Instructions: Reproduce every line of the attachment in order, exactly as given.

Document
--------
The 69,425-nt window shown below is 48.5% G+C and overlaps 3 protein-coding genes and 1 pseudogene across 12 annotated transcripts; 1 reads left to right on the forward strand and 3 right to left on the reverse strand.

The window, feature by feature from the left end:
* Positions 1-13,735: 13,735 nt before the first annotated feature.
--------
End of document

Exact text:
The 69,425-nt window shown below is 48.5% G+C and overlaps 3 protein-coding genes and 1 pseudogene across 12 annotated transcripts; 1 reads left to right on the forward strand and 3 right to left on the reverse strand.

The window, feature by feature from the left end:
* Positions 1-13,735: 13,735 nt before the first annotated feature.